He could have demanded, as I argued, that they agree to the conditions they established or that they agreed to in the agreement, and that we use
military power to compel them to do that. So, that gets back to your first question. I think there were more options available to President Biden and
his administration than simply continuing with the withdrawal of U.S. forces and doing it in such a precipitous and such a poorly planned way
that we now see this crisis right before our eyes.
AMANPOUR: I'm going to get further down into the military miscalculations in a bit.
But, first, I want to continue to ask you about the president that you served, because this is relevant. Do you believe that President Trump had a
full understanding of what actually all this meant in the field, that he -- you know that the peace negotiations, and you have just said it, were with
the Taliban, cut out the Afghan government for the first part, and basically was just with the Taliban, undermining the Afghan government.
You also -- well, do you believe that Trump had an understanding of actually what was going on? And do you think or do you know whether there
were any election considerations, in terms of his desire to pull U.S. forces out even more rapidly?
ESPER: Look, I will just speak for myself and DOD.
And I will tell you that we were very clear-eyed about what we could do, about the credibility of the agreement, about our trust in it, and about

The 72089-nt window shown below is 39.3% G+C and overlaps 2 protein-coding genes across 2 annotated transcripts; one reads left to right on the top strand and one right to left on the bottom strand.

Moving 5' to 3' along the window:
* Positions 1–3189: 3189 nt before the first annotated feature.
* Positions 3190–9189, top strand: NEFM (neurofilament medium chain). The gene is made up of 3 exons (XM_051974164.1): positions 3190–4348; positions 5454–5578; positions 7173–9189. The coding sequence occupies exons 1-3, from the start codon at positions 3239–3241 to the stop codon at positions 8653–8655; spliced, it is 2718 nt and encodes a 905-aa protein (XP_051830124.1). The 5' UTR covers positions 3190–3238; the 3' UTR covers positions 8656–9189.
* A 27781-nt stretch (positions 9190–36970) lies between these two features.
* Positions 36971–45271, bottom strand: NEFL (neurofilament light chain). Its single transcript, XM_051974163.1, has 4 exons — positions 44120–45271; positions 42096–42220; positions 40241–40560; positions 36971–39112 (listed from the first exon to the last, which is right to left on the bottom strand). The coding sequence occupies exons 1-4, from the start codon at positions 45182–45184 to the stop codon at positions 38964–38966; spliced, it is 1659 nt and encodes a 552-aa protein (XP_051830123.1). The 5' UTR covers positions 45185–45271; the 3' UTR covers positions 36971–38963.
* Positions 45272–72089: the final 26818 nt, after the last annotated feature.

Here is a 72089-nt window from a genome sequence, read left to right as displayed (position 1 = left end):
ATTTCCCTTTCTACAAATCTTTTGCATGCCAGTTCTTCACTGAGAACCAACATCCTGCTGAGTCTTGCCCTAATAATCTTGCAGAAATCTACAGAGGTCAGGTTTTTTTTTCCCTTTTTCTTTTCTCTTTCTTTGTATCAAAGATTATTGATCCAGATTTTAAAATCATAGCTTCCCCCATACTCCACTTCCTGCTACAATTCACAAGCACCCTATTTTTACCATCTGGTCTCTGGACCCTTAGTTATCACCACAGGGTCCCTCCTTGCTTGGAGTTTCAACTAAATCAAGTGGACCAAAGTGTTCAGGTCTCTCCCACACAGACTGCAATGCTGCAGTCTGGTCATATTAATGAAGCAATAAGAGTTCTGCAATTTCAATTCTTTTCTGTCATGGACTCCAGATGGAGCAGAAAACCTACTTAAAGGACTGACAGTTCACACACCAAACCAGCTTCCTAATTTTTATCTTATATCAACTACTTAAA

what would happen or not happen as we look ahead. So I think we had a very sober assessment of the situation.
We -- again, I was convinced that a conditions-based process was the way forward and also believed at the same time that a political solution was
the only way ahead, which is why I supported the agreement that we set forth.
And I think my counterpart Secretary of State Pompeo shared many of those same views. So I think we were very clear-eyed about the process, and also
about the way going forward and what it would mean for the United States, our security and the Afghan people.
Again, I go back to, at the beginning of the day, the reason why we went into Afghanistan was to was to remove al Qaeda and ensure that country no
longer became a safe haven for terrorists to attack the United States. And we got to put -- give great thanks to our American service members, our
diplomats and others in the United States government and our allies, by the way, for -- who, 20 years, they protected our country.
They brought bin Laden to justice, and they made sure that terrorists did not have a safe haven in that country.
AMANPOUR: And since you haven't talked much about what you euphemistically call leaving the administration, you were, in fact, fired by the president.
And I guess I want to ask you, because, at the time, you said something like, God forbid, a yes-person replaces me.
What did you think a -- quote, unquote -- "yes-person" might do? Did the president ever ask you to do anything or make any decision or take any
action that you considered dangerous, reckless, or possibly even illegal concerning the military?
ESPER: Well, look, Christiane, I would never do anything that is illegal, immoral, unethical, and inappropriate as well, as best I could determine
each of those to be. And I never did.
I left the administration with my head held high. I was proud to serve my country once again. And I think we at DOD did everything we could to
advance America's security abroad and made good progress on that.
So, there will be future times to talk about deeper issues. And I will promise to come back on your show at some point and do that. But, like I
said, I'm very proud of DOD and what we did during my tenure and thought that we did a lot of important things to keep America safe and to protect